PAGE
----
# Introduction

In trial-based economic evaluation, some individuals are typically associated with missing data at some time point, so that their corresponding aggregated outcomes (eg, quality-adjusted life-years) cannot be evaluated. Restricting the analysis to the complete cases is inefficient and can result in biased estimates, while imputation methods are often implemented under a missing at random (MAR) assumption. We propose the use of joint longitudinal models to extend standard approaches by taking into account the longitudinal structure to improve the estimation of the targeted quantities under MAR.

# Standard approach in trial-based CEA

According to recent reviews, standard practice in trial-based CEAs handles missingness at the level of the aggregated outcomes and baseline variables. Indeed, estimates of interest are obtained by directly modeling the aggregated outcomes rather than the utility and cost data at each time. This requires the analyst to process the data collected on individual $i$ at time $j$ in treatment $t$, to derive the aggregated measures over the study duration.

The following Figure shows a typical data set of trial-based CEA, formed by the sets of utility and cost variables collected at baseline $j = 0$ and some follow-ups $j = 1,…,J$. The graph represents the standard procedure for processing the data and identifying the variables used in the analysis.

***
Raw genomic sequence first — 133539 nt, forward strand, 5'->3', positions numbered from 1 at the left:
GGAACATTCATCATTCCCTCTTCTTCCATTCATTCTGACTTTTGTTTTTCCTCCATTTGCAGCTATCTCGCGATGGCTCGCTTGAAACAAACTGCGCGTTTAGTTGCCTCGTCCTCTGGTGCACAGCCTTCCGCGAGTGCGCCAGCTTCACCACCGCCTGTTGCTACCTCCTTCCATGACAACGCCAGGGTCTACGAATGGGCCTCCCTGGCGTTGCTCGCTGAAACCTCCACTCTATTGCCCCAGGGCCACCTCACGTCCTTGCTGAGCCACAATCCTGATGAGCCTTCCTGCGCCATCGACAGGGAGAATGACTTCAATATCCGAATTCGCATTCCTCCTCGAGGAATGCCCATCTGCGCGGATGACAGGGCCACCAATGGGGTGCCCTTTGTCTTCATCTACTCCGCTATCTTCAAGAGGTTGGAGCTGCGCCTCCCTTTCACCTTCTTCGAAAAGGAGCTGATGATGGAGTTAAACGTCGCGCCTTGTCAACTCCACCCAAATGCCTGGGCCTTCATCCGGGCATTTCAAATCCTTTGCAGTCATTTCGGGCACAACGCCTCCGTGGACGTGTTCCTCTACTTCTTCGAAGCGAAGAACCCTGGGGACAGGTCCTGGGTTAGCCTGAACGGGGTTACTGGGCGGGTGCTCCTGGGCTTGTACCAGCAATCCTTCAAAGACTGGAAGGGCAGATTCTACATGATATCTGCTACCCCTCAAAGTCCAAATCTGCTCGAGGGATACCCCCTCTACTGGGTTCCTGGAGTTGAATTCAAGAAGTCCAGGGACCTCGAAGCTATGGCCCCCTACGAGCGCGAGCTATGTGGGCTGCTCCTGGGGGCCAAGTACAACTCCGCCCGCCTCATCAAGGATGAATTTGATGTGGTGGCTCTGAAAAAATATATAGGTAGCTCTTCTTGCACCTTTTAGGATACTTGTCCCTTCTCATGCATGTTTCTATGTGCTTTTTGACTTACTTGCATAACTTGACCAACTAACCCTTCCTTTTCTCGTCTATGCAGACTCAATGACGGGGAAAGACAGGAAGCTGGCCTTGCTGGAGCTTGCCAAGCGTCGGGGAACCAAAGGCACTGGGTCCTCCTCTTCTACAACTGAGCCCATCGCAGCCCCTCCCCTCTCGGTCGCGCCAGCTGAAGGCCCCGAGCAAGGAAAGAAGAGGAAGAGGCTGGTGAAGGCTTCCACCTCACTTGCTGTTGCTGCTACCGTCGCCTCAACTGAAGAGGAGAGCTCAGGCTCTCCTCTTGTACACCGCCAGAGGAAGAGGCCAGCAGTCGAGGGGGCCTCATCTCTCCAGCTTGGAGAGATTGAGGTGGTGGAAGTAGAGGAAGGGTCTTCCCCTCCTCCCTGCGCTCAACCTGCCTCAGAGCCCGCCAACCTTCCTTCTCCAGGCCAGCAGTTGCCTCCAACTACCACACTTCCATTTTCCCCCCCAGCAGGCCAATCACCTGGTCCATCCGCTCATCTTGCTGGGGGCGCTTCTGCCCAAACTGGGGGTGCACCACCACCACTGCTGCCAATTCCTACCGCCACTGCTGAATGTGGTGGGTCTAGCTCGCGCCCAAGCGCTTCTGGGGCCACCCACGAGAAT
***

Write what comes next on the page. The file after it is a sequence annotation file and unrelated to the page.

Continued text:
A general limitation of any aggregated method is to ignore the longitudinal nature of the data and discard all follow-up values for partially observed individuals. Conversely, methods that handle missingness at each time point account for the longitudinal structure, incorporate all available evidence, and potentially make the missingness assumptions (e.g., missing at random or MAR) more reasonable.

# Methods

We propose the use of joint longitudinal models to extend standard approaches by taking into account the longitudinal structure to improve the estimation of the targeted quantities under MAR.

We compare the results from methods that handle missingness at an aggregated (case deletion, baseline imputation, and joint aggregated models) and disaggregated (joint longitudinal models) level under MAR. The methods are compared using a simulation study and applied to data from 2 real case studies.

# Conclusions

Joint longitudinal models provide an alternative and potentially less biased approach for handling missing data with respect to current practice under a missing at random assumption.

Methods that ignore some of the available information may be associated with biased results and mislead the decision-making process.

This is a potentially serious issue for those who use these evaluations in their decision making, thus possibly leading to incorrect policy decisions about the cost-effectiveness of new treatment options.